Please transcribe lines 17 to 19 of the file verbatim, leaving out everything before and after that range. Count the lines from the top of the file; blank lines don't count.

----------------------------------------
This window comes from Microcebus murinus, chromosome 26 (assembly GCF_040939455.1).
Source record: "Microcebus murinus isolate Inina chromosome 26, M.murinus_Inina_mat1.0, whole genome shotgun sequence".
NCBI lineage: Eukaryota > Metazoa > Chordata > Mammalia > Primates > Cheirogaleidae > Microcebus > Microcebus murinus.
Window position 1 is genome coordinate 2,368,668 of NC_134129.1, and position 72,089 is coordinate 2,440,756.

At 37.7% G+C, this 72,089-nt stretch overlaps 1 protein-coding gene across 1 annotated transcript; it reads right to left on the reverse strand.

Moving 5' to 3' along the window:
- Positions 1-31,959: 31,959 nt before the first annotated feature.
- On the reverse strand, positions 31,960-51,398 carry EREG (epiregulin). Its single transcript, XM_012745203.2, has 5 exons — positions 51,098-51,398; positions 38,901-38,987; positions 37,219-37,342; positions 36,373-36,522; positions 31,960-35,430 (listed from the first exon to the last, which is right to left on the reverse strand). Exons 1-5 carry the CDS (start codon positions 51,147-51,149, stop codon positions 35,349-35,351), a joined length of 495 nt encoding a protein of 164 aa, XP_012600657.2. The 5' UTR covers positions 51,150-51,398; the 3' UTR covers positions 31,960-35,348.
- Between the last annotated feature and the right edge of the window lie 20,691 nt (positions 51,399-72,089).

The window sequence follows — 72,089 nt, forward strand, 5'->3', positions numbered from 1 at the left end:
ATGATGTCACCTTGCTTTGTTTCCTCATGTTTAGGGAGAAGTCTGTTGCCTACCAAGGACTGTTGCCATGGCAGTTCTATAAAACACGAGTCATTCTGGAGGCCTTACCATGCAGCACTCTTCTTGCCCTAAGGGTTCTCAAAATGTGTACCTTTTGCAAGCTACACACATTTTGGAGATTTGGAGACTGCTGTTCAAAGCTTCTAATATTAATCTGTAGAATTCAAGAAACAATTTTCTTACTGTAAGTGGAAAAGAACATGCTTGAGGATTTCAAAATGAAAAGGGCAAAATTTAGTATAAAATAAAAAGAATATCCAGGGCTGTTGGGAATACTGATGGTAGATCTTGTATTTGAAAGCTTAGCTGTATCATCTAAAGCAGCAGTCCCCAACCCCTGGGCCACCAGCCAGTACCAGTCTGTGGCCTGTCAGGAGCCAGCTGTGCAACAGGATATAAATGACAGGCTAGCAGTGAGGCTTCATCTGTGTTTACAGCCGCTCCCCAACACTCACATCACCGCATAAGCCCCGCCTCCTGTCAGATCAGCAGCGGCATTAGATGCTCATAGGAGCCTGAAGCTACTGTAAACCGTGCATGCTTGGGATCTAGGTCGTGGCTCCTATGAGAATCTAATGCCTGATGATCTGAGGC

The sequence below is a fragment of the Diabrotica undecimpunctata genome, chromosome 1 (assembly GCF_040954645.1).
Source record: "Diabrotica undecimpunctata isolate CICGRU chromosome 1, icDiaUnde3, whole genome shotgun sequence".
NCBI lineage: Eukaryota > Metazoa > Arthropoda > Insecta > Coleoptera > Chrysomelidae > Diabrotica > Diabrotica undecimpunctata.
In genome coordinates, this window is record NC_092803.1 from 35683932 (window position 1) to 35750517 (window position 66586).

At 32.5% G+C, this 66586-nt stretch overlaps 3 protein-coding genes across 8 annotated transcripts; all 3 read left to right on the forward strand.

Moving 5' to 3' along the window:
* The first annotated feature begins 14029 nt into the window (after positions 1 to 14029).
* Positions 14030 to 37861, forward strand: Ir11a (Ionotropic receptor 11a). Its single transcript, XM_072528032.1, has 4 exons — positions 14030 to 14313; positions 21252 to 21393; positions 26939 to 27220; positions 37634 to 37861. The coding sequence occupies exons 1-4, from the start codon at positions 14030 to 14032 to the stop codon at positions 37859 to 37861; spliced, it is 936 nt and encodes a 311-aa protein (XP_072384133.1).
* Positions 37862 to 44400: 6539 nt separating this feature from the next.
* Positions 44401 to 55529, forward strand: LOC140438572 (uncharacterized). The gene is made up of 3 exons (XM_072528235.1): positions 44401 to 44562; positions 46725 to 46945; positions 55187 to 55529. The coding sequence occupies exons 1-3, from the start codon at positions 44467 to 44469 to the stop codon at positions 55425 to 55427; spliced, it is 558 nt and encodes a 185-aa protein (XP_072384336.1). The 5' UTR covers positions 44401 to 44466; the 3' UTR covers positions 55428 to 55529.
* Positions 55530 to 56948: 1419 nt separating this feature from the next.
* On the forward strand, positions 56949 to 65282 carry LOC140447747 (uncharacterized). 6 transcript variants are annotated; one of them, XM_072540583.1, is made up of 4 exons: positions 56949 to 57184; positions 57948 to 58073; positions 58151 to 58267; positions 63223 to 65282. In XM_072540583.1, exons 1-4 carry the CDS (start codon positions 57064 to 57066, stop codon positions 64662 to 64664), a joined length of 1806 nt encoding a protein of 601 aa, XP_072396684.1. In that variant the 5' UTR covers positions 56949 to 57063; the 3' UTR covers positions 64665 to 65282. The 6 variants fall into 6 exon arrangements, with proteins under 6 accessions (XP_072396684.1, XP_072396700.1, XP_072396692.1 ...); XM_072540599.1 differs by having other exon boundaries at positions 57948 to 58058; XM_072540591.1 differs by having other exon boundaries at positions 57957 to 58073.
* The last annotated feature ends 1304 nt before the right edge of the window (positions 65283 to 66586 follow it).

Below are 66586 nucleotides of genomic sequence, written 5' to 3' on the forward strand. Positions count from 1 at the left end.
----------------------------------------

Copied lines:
Moving 5' to 3' along the window:
* The first annotated feature begins 14029 nt into the window (after positions 1 to 14029).
* Positions 14030 to 37861, forward strand: Ir11a (Ionotropic receptor 11a). Its single transcript, XM_072528032.1, has 4 exons — positions 14030 to 14313; positions 21252 to 21393; positions 26939 to 27220; positions 37634 to 37861. The coding sequence occupies exons 1-4, from the start codon at positions 14030 to 14032 to the stop codon at positions 37859 to 37861; spliced, it is 936 nt and encodes a 311-aa protein (XP_072384133.1).